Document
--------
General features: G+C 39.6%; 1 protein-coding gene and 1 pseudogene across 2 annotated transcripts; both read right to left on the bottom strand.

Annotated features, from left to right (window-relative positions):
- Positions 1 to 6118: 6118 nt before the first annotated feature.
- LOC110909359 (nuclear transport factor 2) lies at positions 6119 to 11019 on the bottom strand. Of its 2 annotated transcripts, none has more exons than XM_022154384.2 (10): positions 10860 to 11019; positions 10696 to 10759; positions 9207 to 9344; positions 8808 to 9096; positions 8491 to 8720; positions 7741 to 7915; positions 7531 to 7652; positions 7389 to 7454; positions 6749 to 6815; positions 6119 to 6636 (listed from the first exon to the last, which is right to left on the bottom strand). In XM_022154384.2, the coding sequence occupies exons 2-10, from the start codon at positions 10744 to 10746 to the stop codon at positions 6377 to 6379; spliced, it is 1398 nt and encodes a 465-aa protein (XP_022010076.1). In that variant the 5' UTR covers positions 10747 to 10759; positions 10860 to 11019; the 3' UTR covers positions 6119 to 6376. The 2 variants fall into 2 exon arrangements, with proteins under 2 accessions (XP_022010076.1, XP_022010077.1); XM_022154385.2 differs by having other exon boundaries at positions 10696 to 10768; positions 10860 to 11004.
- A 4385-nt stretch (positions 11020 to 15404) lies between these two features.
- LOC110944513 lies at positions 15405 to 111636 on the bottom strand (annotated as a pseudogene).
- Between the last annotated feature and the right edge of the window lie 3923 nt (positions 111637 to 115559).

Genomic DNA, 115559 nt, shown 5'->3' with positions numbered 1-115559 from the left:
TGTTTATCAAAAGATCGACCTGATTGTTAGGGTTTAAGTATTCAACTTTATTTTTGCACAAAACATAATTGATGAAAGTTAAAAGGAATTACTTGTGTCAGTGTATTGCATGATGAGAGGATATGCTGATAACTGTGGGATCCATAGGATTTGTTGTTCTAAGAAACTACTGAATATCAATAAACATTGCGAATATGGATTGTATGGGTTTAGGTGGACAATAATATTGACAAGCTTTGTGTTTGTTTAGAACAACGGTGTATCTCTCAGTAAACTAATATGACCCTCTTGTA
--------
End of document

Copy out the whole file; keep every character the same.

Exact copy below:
General features: G+C 39.6%; 1 protein-coding gene and 1 pseudogene across 2 annotated transcripts; both read right to left on the bottom strand.

Annotated features, from left to right (window-relative positions):
- Positions 1 to 6118: 6118 nt before the first annotated feature.
- LOC110909359 (nuclear transport factor 2) lies at positions 6119 to 11019 on the bottom strand. Of its 2 annotated transcripts, none has more exons than XM_022154384.2 (10): positions 10860 to 11019; positions 10696 to 10759; positions 9207 to 9344; positions 8808 to 9096; positions 8491 to 8720; positions 7741 to 7915; positions 7531 to 7652; positions 7389 to 7454; positions 6749 to 6815; positions 6119 to 6636 (listed from the first exon to the last, which is right to left on the bottom strand). In XM_022154384.2, the coding sequence occupies exons 2-10, from the start codon at positions 10744 to 10746 to the stop codon at positions 6377 to 6379; spliced, it is 1398 nt and encodes a 465-aa protein (XP_022010076.1). In that variant the 5' UTR covers positions 10747 to 10759; positions 10860 to 11019; the 3' UTR covers positions 6119 to 6376. The 2 variants fall into 2 exon arrangements, with proteins under 2 accessions (XP_022010076.1, XP_022010077.1); XM_022154385.2 differs by having other exon boundaries at positions 10696 to 10768; positions 10860 to 11004.
- A 4385-nt stretch (positions 11020 to 15404) lies between these two features.
- LOC110944513 lies at positions 15405 to 111636 on the bottom strand (annotated as a pseudogene).
- Between the last annotated feature and the right edge of the window lie 3923 nt (positions 111637 to 115559).

Genomic DNA, 115559 nt, shown 5'->3' with positions numbered 1-115559 from the left:
TGTTTATCAAAAGATCGACCTGATTGTTAGGGTTTAAGTATTCAACTTTATTTTTGCACAAAACATAATTGATGAAAGTTAAAAGGAATTACTTGTGTCAGTGTATTGCATGATGAGAGGATATGCTGATAACTGTGGGATCCATAGGATTTGTTGTTCTAAGAAACTACTGAATATCAATAAACATTGCGAATATGGATTGTATGGGTTTAGGTGGACAATAATATTGACAAGCTTTGTGTTTGTTTAGAACAACGGTGTATCTCTCAGTAAACTAATATGACCCTCTTGTA